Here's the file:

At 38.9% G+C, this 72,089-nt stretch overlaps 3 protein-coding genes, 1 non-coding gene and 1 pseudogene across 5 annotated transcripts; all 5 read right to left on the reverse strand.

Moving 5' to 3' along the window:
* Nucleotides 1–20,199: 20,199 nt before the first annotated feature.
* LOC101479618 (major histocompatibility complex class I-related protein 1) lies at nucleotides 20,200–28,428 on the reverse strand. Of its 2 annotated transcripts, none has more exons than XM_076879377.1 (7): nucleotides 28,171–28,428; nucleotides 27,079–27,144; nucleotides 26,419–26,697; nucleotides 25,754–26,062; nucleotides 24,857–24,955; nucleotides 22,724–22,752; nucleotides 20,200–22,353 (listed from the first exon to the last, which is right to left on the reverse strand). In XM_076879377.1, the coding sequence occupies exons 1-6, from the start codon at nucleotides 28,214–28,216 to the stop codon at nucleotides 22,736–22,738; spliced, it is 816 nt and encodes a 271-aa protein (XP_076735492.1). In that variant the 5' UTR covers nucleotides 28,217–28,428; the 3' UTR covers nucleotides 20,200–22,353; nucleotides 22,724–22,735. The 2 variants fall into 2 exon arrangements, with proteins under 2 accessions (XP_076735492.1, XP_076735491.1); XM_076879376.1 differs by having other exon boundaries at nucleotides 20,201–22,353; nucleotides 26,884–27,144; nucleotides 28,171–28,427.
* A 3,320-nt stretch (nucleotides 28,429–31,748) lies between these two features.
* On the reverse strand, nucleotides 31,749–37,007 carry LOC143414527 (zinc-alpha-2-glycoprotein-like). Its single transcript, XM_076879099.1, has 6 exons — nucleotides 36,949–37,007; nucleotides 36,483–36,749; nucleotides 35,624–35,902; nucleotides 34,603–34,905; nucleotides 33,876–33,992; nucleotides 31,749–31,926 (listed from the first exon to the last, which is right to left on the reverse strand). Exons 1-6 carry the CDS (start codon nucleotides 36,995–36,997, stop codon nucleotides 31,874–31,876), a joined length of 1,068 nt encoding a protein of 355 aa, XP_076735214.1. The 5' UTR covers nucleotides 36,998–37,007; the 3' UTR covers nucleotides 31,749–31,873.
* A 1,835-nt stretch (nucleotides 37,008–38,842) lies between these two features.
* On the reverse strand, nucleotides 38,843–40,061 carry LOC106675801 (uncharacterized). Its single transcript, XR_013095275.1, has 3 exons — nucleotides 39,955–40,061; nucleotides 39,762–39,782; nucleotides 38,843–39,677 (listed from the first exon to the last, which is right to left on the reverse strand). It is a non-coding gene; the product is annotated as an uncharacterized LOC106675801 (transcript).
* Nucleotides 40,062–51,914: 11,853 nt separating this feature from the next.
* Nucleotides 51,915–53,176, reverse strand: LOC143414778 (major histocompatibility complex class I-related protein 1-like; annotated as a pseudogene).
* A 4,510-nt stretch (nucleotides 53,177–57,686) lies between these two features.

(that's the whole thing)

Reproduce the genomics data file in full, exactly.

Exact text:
At 38.9% G+C, this 72,089-nt stretch overlaps 3 protein-coding genes, 1 non-coding gene and 1 pseudogene across 5 annotated transcripts; all 5 read right to left on the reverse strand.

Moving 5' to 3' along the window:
* Nucleotides 1–20,199: 20,199 nt before the first annotated feature.
* LOC101479618 (major histocompatibility complex class I-related protein 1) lies at nucleotides 20,200–28,428 on the reverse strand. Of its 2 annotated transcripts, none has more exons than XM_076879377.1 (7): nucleotides 28,171–28,428; nucleotides 27,079–27,144; nucleotides 26,419–26,697; nucleotides 25,754–26,062; nucleotides 24,857–24,955; nucleotides 22,724–22,752; nucleotides 20,200–22,353 (listed from the first exon to the last, which is right to left on the reverse strand). In XM_076879377.1, the coding sequence occupies exons 1-6, from the start codon at nucleotides 28,214–28,216 to the stop codon at nucleotides 22,736–22,738; spliced, it is 816 nt and encodes a 271-aa protein (XP_076735492.1). In that variant the 5' UTR covers nucleotides 28,217–28,428; the 3' UTR covers nucleotides 20,200–22,353; nucleotides 22,724–22,735. The 2 variants fall into 2 exon arrangements, with proteins under 2 accessions (XP_076735492.1, XP_076735491.1); XM_076879376.1 differs by having other exon boundaries at nucleotides 20,201–22,353; nucleotides 26,884–27,144; nucleotides 28,171–28,427.
* A 3,320-nt stretch (nucleotides 28,429–31,748) lies between these two features.
* On the reverse strand, nucleotides 31,749–37,007 carry LOC143414527 (zinc-alpha-2-glycoprotein-like). Its single transcript, XM_076879099.1, has 6 exons — nucleotides 36,949–37,007; nucleotides 36,483–36,749; nucleotides 35,624–35,902; nucleotides 34,603–34,905; nucleotides 33,876–33,992; nucleotides 31,749–31,926 (listed from the first exon to the last, which is right to left on the reverse strand). Exons 1-6 carry the CDS (start codon nucleotides 36,995–36,997, stop codon nucleotides 31,874–31,876), a joined length of 1,068 nt encoding a protein of 355 aa, XP_076735214.1. The 5' UTR covers nucleotides 36,998–37,007; the 3' UTR covers nucleotides 31,749–31,873.
* A 1,835-nt stretch (nucleotides 37,008–38,842) lies between these two features.
* On the reverse strand, nucleotides 38,843–40,061 carry LOC106675801 (uncharacterized). Its single transcript, XR_013095275.1, has 3 exons — nucleotides 39,955–40,061; nucleotides 39,762–39,782; nucleotides 38,843–39,677 (listed from the first exon to the last, which is right to left on the reverse strand). It is a non-coding gene; the product is annotated as an uncharacterized LOC106675801 (transcript).
* Nucleotides 40,062–51,914: 11,853 nt separating this feature from the next.
* Nucleotides 51,915–53,176, reverse strand: LOC143414778 (major histocompatibility complex class I-related protein 1-like; annotated as a pseudogene).
* A 4,510-nt stretch (nucleotides 53,177–57,686) lies between these two features.